In Conversation With… Thomas Feichtner

The talented Thomas Feichtner is a man driven to design experiences that break down the status quo of traditional workspace furniture. And he started with his latest collection for Bene, titled STUDIO. The designer was in Dubai for its launch in d3, and we jumped at the chance to meet him and dig into his design psyche.



The versatility of this Brazilian born, Austrian product designer is represented by the mega brands he has collaborated and worked with, such as Swarovski, Bene, Adidas, Absolut, Augarten, J&L Lobmeyr, Neue Wiener Werkstätten, TON and Carl Mertens. He has also realised projects in cooperation with manufacturers such as Vitra, Thonet, and FSB. And his work is placed between mass produced products and one-of-a-kind works of art. Add to these amazing design credentials  and collection of international awards, is his written work, Edge to Edge and Design Unplugged, both released and honored by the Austrian Museum of Applied Arts.

The range and flexibility of Thomas Feichtner’s design portfolio is truly astounding. For example, the pandoretta° with the optional base°, is a 360 degree wireless sound system designed for POET Audio. Using steel and timber, and staying away from plastic, the pandoretta° offers deceptively high quality build and a sculptural aesthetic, with exceptional sound.

The pandoretta° with the optional base° for POET Audio Sound Systems

On the other hand, the Carbon Chair is one of his most quintessential offerings in experimental design, This contemporary masterpiece is a limited edition collection, composed of only eight pieces, each sculpted from carbon fibre sheets.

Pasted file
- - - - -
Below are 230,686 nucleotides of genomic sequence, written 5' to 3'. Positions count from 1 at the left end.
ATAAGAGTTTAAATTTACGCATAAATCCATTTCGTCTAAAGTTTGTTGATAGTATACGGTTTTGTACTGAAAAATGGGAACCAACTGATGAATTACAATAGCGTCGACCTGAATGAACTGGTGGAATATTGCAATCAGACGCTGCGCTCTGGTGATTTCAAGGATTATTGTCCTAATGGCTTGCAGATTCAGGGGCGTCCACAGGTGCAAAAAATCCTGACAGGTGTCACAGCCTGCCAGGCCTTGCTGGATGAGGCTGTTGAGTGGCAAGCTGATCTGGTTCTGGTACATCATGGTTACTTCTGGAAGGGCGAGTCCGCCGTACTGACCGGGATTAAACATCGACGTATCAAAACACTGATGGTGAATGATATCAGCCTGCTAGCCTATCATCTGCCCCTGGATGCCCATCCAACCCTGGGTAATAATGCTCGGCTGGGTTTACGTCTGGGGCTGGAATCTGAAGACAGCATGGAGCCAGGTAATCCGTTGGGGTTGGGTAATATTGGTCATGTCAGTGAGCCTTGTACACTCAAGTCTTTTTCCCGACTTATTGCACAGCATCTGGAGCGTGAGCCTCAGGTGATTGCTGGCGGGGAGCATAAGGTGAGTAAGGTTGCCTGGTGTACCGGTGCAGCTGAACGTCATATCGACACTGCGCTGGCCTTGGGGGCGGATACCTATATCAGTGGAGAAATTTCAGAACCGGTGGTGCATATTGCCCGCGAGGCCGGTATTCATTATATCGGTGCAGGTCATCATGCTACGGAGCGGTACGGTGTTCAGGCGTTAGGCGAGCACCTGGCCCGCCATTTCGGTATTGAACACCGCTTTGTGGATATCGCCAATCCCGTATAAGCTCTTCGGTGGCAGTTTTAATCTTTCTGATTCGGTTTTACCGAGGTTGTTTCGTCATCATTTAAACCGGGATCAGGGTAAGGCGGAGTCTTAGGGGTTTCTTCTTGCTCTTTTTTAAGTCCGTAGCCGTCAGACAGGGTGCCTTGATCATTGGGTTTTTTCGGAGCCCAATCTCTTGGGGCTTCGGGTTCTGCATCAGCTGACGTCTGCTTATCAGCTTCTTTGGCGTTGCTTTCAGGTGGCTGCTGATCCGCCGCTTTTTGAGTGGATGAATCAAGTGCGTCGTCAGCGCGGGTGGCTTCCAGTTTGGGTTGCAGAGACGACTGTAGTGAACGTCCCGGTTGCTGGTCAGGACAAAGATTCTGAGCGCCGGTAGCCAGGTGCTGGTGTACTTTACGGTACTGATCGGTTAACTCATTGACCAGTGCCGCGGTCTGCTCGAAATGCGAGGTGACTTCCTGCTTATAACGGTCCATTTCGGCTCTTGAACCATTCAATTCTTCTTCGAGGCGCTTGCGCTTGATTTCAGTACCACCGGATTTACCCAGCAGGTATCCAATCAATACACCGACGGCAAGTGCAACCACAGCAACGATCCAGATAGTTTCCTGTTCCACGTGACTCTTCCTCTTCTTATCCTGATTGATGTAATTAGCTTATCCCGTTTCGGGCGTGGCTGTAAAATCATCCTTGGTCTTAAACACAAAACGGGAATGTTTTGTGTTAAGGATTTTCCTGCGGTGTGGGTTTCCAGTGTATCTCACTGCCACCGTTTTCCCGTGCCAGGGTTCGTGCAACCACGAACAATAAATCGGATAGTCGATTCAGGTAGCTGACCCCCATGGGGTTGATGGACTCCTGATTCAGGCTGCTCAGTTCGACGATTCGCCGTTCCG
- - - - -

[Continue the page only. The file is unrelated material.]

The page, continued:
The Carbon Chair composed of only eight pieces that are sculpted from carbon fibre sheets

The man and his journey…

To be able to describe myself better, one must have been to Vienna at least once. It’s my favorite design city and, of course you cannot compare it to London or Paris, nevertheless, Vienna is very inspiring for me. It has the advantage that it does not suffer from a certain expectation, like the classic Italian, German or Scandinavian design cities. Plus everything is open in Vienna. Not infrequently, I look into old doorways, behind old Jugendstiel entrance gates into hidden courtyards, and always find a surprise – an old manufactory, a dilapidated castle, or a small craft business. It’s become almost an obsession now, if I see an open door I have to look into it.

During my career, I remember that at the turn of the millennium, there was an almost Far East euphoria in the design world. Every known design bureau started a branch in Shanghai. After a trip to China in the nineties, I realised that I would like to do exactly the opposite and look for collaboration with companies at my doorstep in Vienna. This was possibly one of the most important steps in my career.

What I found were workshops and factories with extremely exciting and quality manufacturing possibilities, such as Bene with their production in Waidhofen in the middle of Austria. Therefore I feel very authentic in my work.

STUDIO Desk System by Bene

Tell us about the birth of STUDIO by Bene.

Furniture today can be adjusted to get the right posture and comfort level, and is designed for people like us to work at maximum efficiency, almost like robots. To me, that’s not freeing and fluidity. I wanted to design a product that showcases how I work with my team. We’re creatives and we simply enjoy what we do so, quite often, we don’t see the boundaries between work and private life… the lines tend to get blurred. With that in mind, the process just flowed as soon as I started working on the design concepts.